“Attention-deficit drugs increase concentration in the short term, which is why they work so well for college students cramming for exams. But when given to children over long periods of time, they neither improve school achievement nor reduce behavior problems. The drugs can also have serious side effects... Many parents who take their children off the drugs find that behavior worsens, which most likely confirms their belief that the drugs work. But the behavior worsens because the children's bodies have become adapted [because the drugs are habit-forming] to the drug. Adults may have similar reactions if they suddenly cut back on coffee, or stop smoking.”
Newer medications help reduce the time it takes to fall asleep. Some of these sleep-inducing drugs, which bind to the same receptors in the brain as do benzodiazepines, include Lunesta , Sonata , and Ambien . They are somewhat less likely than benzodiazepines to be habit-forming, but over time can still sometimes cause physical dependence. They can work quickly to increase drowsiness and sleep. Another sleep aid, called Rozerem , acts differently from other sleep medicines by affecting a brain hormone called melatonin, and is not habit-forming. Belsomra is another unique sleep aid that affects a brain chemical called orexin , and is not addictive or habit-forming.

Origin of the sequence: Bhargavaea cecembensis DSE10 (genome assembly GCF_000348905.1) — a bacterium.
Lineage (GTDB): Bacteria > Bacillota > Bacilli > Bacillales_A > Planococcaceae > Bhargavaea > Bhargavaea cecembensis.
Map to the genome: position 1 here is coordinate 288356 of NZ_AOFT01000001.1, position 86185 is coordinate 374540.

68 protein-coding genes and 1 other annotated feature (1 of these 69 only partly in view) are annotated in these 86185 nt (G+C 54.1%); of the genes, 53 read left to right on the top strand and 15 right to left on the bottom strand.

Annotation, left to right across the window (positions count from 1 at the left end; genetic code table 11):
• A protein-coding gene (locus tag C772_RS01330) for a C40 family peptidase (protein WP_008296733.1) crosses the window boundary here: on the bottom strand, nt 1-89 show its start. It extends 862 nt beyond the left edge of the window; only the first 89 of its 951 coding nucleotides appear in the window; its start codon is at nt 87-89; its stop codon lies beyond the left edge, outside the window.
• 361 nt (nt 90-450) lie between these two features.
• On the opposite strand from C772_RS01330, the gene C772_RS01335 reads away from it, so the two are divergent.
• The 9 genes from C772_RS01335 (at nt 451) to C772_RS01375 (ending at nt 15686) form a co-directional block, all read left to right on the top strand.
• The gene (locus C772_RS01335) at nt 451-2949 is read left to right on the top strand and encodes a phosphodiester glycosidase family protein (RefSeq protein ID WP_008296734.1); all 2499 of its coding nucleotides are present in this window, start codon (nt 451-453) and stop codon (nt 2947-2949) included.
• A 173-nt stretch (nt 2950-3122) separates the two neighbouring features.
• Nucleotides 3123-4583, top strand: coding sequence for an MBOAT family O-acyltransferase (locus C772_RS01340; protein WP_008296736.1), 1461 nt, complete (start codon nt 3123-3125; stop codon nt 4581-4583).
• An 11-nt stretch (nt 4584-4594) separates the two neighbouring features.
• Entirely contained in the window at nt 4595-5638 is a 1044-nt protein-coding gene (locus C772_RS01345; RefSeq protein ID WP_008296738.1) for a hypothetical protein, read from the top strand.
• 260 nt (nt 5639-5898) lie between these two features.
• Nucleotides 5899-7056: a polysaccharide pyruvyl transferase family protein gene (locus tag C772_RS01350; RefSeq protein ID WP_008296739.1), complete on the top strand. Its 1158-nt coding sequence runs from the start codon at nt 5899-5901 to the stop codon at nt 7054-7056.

But not every side effect is a bad one. Some are downright welcome. Take finasteride . Introduced in 1992 to treat noncancerous enlargement of the prostate gland , it was found to regrow hair (and is marketed for that purpose under the name Propecia). Today, millions of men use a low dose of finasteride to treat male pattern baldness . Similarly, minoxidil , originally marketed as an oral tablet for high blood pressure , was found to grow hair in those using it. Today, as a topical lotion or foam, it is a popular over-the-counter remedy for baldness.